Myopia is a condition in which the eye grows too long to match its optical focal length and represents a failure in both structure and function. Because of the potential risks of vision loss associated with high myopia, and also with corrective treatments such as refractive surgery and occasionally also with contact lenses, myopia should not be considered a benign condition. The hypothesis that hyperopic defocus from under-accommodation during near work is the driving stimulus in the progression of myopia, motivated studies of bifocal spectacles and progressive addition lenses, as optical treatments for the control of myopia progression, with limited success. In contrast, multifocal (MF) soft contact lenses (SCL) and orthokeratology (ortho-k) have proven to be more beneficial although the mechanisms underlying their anti-myopia effects are not understood. This dissertation, which describes 4 main studies, represents efforts to understand how spherical aberration influences the accommodative response and examines as an explanation for the myopia control effects of MF SCLs and ortho-k the possibility that induced changes in ocular spherical aberration decreases the lag of accommodation.
First the effects of bifocal (BF) SCLs on the accommodative responses of young adult emmetropes and myopes were measured using a refractometer. Interpretation of these results proved to be problematic because direct measurements could not be made through the BF SCLs necessitating an assumption to be made about the effective add provided by the lenses.
To address the above issues, in a follow-up study MF SCLs were used in conjunction with a wavefront sensor, allowing direct measurements of accommodative responses through the lenses. To analyze the collected data, the problem of determining a suitable method for calculating accommodative responses from wavefront aberrations had to be solved. Thus a second complementary study evaluated some of the methods used to calculate objective refractions from wavefront aberrations. The best results were obtained with a through-focus procedure, which used an optical quality metric to determine the best image plane and then calculated the accommodative error relative to this plane. The latter findings enabled a comprehensive analysis of the accommodative response data obtained in the MF SCL study, which demonstrated that spherical aberration and pupil diameter independently influence the accommodative response. Both center-distance and center-near MF lenses produced myopic shifts in the best image plane, the former by adding positive spherical aberration and the latter with the added power of the near addition. For pupils larger than approximately 5 mm, both MF lenses resulted in increased accommodative responses determined by a neural sharpness metric compared with those for a single vision distance lens.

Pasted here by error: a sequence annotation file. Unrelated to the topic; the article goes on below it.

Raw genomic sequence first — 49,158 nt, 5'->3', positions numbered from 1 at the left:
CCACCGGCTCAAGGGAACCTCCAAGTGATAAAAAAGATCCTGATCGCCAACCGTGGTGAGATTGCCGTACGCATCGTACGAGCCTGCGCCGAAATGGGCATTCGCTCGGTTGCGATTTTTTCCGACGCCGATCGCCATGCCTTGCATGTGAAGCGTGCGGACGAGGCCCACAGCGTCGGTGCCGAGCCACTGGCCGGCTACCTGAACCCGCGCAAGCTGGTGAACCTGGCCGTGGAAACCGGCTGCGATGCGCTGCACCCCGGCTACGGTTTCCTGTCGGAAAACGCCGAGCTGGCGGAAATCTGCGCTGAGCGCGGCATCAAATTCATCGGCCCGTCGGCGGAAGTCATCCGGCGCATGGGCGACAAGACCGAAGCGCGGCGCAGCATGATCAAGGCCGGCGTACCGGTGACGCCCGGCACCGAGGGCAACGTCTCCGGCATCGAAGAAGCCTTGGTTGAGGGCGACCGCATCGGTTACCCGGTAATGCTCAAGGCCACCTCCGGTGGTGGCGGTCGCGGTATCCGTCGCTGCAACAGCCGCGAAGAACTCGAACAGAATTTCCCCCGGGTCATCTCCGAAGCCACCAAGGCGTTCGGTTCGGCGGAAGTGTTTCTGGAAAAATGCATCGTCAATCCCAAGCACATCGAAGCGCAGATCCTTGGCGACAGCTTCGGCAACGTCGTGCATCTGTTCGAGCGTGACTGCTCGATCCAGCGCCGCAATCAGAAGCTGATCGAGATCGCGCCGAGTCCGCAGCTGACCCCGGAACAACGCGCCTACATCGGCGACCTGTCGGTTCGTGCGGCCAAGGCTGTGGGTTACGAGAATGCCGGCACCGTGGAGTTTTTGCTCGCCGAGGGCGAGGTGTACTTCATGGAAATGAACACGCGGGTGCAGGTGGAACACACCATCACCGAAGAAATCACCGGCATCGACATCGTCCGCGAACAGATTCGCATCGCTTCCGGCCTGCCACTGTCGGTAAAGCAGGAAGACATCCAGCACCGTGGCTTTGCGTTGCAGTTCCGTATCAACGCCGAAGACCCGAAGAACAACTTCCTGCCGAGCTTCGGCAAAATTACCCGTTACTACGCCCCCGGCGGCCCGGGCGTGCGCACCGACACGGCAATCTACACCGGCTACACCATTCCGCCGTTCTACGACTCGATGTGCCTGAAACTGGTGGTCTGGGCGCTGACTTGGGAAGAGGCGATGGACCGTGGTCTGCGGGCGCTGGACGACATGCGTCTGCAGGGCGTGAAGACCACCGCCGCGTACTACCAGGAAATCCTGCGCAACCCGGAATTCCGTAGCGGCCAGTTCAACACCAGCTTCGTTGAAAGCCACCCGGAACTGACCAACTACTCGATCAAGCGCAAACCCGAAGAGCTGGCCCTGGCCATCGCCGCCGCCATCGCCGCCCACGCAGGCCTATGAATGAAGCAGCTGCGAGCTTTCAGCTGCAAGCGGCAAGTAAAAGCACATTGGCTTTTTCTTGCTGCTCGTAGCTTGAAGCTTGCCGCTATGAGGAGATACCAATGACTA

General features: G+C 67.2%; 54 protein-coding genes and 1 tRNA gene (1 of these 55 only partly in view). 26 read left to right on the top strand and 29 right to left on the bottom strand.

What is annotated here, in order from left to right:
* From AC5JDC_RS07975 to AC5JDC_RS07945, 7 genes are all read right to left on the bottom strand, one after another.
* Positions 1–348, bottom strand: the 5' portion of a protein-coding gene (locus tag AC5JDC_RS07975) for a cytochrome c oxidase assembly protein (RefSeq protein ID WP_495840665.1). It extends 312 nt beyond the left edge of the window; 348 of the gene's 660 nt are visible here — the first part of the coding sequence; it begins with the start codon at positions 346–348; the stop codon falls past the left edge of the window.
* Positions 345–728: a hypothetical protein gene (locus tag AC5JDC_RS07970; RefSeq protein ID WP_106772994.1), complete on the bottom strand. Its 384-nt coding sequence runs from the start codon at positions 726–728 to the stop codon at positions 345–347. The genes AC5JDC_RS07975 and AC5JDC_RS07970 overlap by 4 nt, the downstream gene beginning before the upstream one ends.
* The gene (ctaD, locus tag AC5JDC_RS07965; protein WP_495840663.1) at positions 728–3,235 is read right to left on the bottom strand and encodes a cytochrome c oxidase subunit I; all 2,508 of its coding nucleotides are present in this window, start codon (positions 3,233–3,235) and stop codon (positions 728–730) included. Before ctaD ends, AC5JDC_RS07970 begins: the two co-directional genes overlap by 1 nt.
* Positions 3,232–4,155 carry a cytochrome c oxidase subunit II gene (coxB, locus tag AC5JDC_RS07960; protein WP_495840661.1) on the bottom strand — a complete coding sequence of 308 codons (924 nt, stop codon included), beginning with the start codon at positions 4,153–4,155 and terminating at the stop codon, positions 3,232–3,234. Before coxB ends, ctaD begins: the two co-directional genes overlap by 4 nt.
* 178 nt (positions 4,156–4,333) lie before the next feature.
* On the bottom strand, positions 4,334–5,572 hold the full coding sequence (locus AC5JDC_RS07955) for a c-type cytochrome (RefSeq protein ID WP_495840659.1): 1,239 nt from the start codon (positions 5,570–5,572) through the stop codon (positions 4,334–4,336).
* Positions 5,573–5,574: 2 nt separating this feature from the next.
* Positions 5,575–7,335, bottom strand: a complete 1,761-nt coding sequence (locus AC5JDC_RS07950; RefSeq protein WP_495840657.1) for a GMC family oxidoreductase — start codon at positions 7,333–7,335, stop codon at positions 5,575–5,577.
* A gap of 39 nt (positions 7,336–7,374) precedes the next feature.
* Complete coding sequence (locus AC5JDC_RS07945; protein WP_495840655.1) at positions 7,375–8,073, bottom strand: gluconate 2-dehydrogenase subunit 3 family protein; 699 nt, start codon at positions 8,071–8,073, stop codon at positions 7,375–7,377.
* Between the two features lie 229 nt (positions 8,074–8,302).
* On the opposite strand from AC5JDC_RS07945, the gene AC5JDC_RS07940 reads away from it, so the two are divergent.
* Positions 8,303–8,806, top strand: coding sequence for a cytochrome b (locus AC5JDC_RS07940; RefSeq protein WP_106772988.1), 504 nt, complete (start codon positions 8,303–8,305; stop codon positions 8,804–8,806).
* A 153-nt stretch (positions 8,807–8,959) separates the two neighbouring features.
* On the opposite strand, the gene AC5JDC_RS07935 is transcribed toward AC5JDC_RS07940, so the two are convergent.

A fourth study measured the change in ocular aberrations induced by ortho-k and assessed the long term effect of ortho-k on the accommodative response of young adult myopes. This study found that ortho-k had similar effects to the center-distance MF SCL on aberrations and accommodative responses. An intriguing long-term outcome of this treatment was a dramatic increase in pupil size for all tested vergences. Explanations in terms of changes in both the pupillary light and near reflexes were considered.
In summary, the studies reported in this dissertation point to complex interactions between spherical aberration, pupil size and the accommodative response, which may be deliberately manipulated in designing novel optical treatments for the control of myopia progression.